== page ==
So, what’s this all got to do with Jubilee? Well, as I noted previously, people tend to be willing to pay more to live in bigger population centres. So when you choose to live in a particular town or city, making it a slightly bigger population centre, you’re making the people there better off. But their landlords know this, so they’ll simply charge more rent as the population increases. So the landlords are the beneficiaries of the positive externality you create by choosing to live there.
In Jubilee, though, you’re paid a guaranteed minimum income just for living there. If this is similar in value to the positive externality you create for others living there, then your decision about whether to live there will accurately reflect the benefit to you and to society of your choice. It’ll also mean that, even though the value of the land is now being split among more residents of Jubilee, your presence will have caused the value to rise enough that everyone’s guaranteed minimum income hasn’t actually diminished in value.
But there’s no particular reason that your guaranteed minimum income should match the positive externality that you create. It might be bigger or smaller.
If your guaranteed income is bigger than the extra value your presence creates for other people, then you might move to Jubilee too readily, causing a decline in the value of the hāora. If this is true of lots of people, Jubilee might grow too quickly, and become unpleasantly over-crowded.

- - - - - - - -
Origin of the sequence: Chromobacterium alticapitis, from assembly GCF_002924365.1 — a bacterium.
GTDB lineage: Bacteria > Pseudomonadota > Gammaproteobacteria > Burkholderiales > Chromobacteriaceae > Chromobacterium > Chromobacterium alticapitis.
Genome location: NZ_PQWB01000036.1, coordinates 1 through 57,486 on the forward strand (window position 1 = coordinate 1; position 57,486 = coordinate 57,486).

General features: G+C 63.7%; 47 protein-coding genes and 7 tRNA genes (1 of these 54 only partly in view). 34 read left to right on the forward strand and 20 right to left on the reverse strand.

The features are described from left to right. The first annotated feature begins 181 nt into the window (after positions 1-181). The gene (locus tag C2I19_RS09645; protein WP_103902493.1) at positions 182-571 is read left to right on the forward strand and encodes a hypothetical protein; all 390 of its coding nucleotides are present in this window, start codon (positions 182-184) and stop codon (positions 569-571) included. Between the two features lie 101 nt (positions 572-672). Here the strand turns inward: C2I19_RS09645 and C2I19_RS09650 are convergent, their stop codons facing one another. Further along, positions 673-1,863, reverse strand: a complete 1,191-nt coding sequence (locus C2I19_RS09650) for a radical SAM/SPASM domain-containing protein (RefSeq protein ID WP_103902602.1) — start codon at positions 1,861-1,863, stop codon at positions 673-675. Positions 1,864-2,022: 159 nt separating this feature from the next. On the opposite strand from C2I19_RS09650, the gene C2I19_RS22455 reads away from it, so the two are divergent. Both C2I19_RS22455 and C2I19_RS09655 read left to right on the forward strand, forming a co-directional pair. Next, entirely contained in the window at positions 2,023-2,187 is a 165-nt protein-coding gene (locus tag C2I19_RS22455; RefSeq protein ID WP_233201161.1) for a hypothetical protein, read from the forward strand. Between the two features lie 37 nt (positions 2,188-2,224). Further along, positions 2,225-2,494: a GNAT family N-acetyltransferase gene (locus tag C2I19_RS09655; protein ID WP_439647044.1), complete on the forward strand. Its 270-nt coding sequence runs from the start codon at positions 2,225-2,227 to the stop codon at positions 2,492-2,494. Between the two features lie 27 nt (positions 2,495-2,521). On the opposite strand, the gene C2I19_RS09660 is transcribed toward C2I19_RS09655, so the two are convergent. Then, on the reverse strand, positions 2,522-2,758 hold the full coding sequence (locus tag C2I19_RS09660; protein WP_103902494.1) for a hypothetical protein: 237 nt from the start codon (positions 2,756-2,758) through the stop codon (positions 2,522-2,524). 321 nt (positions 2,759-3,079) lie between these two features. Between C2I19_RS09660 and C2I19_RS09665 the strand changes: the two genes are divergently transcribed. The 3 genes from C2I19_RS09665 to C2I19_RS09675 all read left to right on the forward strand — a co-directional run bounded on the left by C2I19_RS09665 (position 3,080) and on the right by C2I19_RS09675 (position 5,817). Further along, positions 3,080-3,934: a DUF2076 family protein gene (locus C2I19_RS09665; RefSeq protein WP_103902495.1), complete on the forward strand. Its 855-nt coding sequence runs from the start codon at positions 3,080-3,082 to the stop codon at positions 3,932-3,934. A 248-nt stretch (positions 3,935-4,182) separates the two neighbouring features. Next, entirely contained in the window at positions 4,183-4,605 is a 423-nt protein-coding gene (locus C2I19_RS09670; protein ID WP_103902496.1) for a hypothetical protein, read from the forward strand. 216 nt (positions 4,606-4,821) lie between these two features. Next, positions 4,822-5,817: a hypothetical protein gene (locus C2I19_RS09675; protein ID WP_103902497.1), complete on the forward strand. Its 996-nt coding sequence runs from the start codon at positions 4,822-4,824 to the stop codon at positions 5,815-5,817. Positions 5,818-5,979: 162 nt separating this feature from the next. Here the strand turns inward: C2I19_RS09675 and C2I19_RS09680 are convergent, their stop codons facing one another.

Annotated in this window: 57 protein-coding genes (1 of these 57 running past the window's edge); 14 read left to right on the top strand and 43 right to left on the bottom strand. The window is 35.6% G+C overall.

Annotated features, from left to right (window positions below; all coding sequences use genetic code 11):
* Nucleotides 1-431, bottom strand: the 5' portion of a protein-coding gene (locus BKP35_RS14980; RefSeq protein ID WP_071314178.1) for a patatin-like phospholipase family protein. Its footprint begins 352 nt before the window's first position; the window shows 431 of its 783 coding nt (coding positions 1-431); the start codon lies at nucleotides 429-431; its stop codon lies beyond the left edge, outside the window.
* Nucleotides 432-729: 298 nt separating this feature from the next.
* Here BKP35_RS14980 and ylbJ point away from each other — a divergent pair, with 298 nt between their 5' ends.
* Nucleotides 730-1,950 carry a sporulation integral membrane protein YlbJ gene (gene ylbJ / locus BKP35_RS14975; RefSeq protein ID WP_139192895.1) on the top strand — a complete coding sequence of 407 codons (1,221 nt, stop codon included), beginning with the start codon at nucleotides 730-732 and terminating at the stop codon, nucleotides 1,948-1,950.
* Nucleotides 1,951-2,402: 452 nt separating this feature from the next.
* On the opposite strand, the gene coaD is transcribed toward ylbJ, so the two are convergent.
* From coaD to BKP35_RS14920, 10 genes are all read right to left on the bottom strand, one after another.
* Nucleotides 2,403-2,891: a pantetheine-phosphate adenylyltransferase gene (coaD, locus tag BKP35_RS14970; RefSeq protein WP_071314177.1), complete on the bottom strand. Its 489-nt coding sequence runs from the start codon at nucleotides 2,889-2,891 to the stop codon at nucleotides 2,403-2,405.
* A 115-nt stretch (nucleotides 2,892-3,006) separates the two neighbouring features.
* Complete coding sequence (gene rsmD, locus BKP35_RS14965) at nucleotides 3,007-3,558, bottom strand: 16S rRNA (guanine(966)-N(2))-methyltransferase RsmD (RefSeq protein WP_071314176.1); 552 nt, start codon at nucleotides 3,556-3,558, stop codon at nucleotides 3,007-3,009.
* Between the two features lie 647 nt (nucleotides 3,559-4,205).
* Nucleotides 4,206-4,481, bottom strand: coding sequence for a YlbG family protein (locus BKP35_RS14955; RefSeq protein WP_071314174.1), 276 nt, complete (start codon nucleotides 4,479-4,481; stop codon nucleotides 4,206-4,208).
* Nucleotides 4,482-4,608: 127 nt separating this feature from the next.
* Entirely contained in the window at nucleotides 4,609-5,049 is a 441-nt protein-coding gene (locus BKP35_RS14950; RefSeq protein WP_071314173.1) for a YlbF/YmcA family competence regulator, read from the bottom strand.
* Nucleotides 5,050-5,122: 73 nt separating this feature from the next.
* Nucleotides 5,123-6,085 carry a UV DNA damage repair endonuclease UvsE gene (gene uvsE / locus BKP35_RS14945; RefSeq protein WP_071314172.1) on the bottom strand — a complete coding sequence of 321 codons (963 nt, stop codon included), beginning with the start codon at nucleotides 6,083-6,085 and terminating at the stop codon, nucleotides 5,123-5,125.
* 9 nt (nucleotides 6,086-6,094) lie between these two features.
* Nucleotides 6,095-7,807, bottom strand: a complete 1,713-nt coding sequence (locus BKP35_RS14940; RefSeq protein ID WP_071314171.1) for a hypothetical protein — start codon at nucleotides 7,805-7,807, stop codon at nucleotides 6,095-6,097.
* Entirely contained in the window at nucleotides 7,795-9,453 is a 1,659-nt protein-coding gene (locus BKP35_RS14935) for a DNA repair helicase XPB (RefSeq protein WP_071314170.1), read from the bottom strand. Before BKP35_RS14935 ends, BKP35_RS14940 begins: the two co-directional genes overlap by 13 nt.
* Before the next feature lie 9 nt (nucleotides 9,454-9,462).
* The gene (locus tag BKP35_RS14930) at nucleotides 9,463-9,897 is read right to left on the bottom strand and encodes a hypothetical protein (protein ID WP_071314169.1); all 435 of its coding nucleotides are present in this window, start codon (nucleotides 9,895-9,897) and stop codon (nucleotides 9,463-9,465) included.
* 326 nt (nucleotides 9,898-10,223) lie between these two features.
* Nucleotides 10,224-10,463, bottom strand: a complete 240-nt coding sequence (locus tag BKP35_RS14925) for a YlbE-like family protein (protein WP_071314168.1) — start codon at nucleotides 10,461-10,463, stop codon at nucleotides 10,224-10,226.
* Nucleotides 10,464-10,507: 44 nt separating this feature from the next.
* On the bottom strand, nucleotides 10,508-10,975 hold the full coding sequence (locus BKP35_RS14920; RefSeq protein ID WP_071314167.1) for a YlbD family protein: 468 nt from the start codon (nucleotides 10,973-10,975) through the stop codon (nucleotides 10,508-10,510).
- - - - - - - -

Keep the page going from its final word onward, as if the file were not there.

If your guaranteed income is smaller than the extra value your presence creates, then you might not move there even if society as a whole would be better off if you did. If this is true of lots of people, Jubilee might grow more slowly than would be best for society. (If the income is enough to entice you to move there, but still less than the benefit your presence creates, then you might cause a rise in the value of the hāora.)
To find out which is the case, we need to consider the way in which the value of land (or, perhaps more precisely, location) varies as the population living on or near that land grows. I’m trying to find this out using New Zealand statistics.
Statistics New Zealand might be able to help me with population density, but I also need to find out the total location value of all the land in and around particular towns and cities. Although Statistics New Zealand gathers data on rent paid to landlords, such payments cover not only the value of the use of the location, but also the value of the use of the buildings and other improvements; it’s hard to separate these. QV might be able to help me with location values.
In the end, I hope to be able to calculate the location value per capita of specified areas around towns and cities, and see how this varies as population varies. Time-series data would be best, but a cross-sectional snapshot of New Zealand at a particular point in time would be a good start.
I’d appreciate any advice on how to obtain and analyse the necessary information.